For the 9th time in a row, MCO is residing in Lucerne during almost the entire month of August.
For me it is the 8th time, since I missed the summer of 2003. That summer I was with my string quartet in Australia, participating in the 4th Melbourne International Chamber music Competition. It was actually there, that summer in Melbourne, that I met Grisha (our concertmaster) for the first time, since he was at the same competition with his piano trio. I could never have foreseen he would become the concertmaster of MCO, some years later. I find it wonderful to see how our lives unfold and how some people we meet come back to our life later. :)
I can not remember well on which violin Grisha was playing that summer, but I guess it was the same one which he had been playing on until this tour in Lucerne. It was definitely not the violin I remember, but his music making. Ever since he has been leading our orchestra, it has felt strange for me that all of us in the group played on better instruments then him. I remember once a project where I asked him what kind of bow he played on. He answered that he simply bought the bow via Ebay. It must have been very funny to see my face at that moment, lost in total amazement. It deeeeeeply impressed me, how you can play so beautifully with a bow from Ebay and an ordinary violin, and make such a career! His musicianship, his natural persuasiveness and inner musical conviction are apparently so strong, that it surpasses the weakness of his equipment. However, I am sure that despite these extraordinary capacities, everyone in MCO is very happy that, thanks to the MCO Foundation, finally a high class instrument is provided to him: a Stradivarius.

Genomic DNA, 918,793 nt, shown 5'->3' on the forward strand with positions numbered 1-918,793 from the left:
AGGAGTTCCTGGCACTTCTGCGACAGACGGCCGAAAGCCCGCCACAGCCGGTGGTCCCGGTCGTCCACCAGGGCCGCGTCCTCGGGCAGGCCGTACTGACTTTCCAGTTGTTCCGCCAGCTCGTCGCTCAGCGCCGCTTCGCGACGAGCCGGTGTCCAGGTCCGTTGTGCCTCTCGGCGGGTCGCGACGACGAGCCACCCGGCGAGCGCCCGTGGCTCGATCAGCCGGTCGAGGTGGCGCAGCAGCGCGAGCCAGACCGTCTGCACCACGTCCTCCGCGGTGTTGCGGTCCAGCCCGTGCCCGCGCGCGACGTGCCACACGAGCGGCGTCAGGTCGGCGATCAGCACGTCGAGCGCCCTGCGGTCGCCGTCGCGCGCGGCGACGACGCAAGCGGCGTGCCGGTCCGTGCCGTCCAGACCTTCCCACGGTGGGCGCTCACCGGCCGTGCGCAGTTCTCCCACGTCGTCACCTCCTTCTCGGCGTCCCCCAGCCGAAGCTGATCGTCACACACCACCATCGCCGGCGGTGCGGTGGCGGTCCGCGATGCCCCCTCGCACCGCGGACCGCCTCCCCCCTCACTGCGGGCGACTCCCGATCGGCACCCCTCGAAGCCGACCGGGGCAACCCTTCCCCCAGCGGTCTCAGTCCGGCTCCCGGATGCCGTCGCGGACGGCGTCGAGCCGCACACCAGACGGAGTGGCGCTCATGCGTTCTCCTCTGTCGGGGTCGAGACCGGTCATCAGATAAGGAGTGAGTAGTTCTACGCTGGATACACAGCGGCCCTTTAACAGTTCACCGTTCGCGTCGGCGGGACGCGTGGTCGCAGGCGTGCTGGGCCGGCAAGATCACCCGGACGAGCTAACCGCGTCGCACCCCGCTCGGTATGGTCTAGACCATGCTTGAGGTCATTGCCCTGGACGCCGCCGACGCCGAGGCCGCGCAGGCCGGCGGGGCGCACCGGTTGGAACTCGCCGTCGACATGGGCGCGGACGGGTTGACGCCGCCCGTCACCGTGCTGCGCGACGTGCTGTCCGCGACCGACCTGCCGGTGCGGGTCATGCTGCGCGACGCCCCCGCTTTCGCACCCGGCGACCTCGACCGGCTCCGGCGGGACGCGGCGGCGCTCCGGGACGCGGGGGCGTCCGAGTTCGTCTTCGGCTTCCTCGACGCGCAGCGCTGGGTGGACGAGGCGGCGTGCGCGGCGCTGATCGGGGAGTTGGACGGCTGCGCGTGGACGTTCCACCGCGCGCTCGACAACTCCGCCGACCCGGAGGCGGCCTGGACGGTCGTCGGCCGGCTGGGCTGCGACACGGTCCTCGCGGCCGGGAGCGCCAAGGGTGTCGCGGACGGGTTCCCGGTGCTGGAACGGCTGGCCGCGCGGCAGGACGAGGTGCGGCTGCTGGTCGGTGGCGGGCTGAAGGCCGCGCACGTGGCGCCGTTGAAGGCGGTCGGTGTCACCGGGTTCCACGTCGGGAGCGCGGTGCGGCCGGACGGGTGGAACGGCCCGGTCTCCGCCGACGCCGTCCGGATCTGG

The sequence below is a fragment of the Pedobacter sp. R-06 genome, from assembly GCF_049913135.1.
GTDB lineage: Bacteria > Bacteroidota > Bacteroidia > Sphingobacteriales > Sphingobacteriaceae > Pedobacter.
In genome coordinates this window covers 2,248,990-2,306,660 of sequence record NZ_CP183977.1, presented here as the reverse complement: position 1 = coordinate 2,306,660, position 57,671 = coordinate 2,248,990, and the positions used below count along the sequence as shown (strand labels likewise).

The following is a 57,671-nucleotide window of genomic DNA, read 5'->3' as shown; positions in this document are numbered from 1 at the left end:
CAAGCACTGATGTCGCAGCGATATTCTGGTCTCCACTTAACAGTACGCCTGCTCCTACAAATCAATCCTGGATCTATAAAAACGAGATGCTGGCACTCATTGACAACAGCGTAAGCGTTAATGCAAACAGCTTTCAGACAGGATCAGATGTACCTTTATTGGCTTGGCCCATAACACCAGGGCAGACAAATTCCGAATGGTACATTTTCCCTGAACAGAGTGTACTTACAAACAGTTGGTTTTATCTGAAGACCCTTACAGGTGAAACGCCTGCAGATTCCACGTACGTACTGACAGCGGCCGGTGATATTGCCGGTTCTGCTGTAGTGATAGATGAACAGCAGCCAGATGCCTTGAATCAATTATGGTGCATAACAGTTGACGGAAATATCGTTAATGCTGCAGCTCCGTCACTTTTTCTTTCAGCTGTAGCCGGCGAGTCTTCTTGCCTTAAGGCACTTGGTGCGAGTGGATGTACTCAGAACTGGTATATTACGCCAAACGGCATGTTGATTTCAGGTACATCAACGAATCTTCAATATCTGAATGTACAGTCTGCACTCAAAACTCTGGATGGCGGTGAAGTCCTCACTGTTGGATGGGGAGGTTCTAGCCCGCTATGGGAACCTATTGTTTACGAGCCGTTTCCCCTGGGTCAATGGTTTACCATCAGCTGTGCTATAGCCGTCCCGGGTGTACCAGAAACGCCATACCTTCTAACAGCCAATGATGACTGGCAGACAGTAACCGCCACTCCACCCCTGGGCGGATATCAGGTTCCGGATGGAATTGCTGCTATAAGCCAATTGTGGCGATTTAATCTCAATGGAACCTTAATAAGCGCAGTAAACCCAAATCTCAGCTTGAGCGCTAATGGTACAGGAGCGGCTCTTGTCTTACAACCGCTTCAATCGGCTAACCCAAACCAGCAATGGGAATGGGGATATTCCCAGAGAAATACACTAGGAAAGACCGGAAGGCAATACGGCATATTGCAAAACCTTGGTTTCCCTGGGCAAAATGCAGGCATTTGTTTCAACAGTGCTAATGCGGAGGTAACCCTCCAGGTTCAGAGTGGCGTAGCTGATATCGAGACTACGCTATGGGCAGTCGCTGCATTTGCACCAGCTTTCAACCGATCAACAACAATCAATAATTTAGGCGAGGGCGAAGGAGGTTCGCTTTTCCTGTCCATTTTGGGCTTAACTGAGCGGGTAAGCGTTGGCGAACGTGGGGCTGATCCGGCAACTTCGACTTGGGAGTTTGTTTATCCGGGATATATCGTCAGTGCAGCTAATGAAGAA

The difference is immediately audible. In the end of the Lohengrin Introduction which we are playing in LFO, there are a few solos for the first stand. In the first few days, where Grisha still played on his old violin, you could hear him, but the sounds was not radiating. After he picked up the Strad in Berlin, and played on his new violin, the notes he played drew your attention, the chord immediately got a more glistening sound and was better balanced.
On August 11, the Strad was presented to the public. At 10 o’clock in the morning, after a Brahms/Wagner/Mahler concert the night before and in the midst of our rehearsals for the MCO concert with Vladimir Jurowski, Grisha gave us a first acquaintance with the instrument. He asked a few MCO musicians to accompany him; we played the meditation from Souvenir d’un lieu cher by Tchaikovsky. I’m very happy, for Grisha, but also for MCO, because it will make a huge difference for the sound of the orchestra.
I would like to mention also a few words about Vladimir Jurowski. It is always special to be present when a conductor comes for the first time, an exciting getting-to-know each other, on many levels. So was the first contact with him too. Making music is so intimate.
We played Henze's 8th Symphony, and Mendelssohn's Midsummernight's Dream. Jurowski looked to me like he just stepped out of Shakespeare’s play, his way of moving, and his whole presence was like you imagine a handsome prince in a fairy tale, conquering all kinds of challenges with his good heart and magical capacities. His way of rehearsing was very impressive. All instrument groups were fine-tuned, it was musically absolutely delicious to experience. There was no moment in the rehearsal where I had a chance to dream away, because he made sure that I understood that these bars he rehearsed with the trombones and the vibraphone were of major importance to understand how to play myself. This way of rehearsing is like being in a chocolate shop where you are offered to taste all the different chocolates you like. Mmm, I hope he will return soon.
The concert is one I will not easily forget, when a conductor makes you play something very difficult with enormous ease he is certainly a master.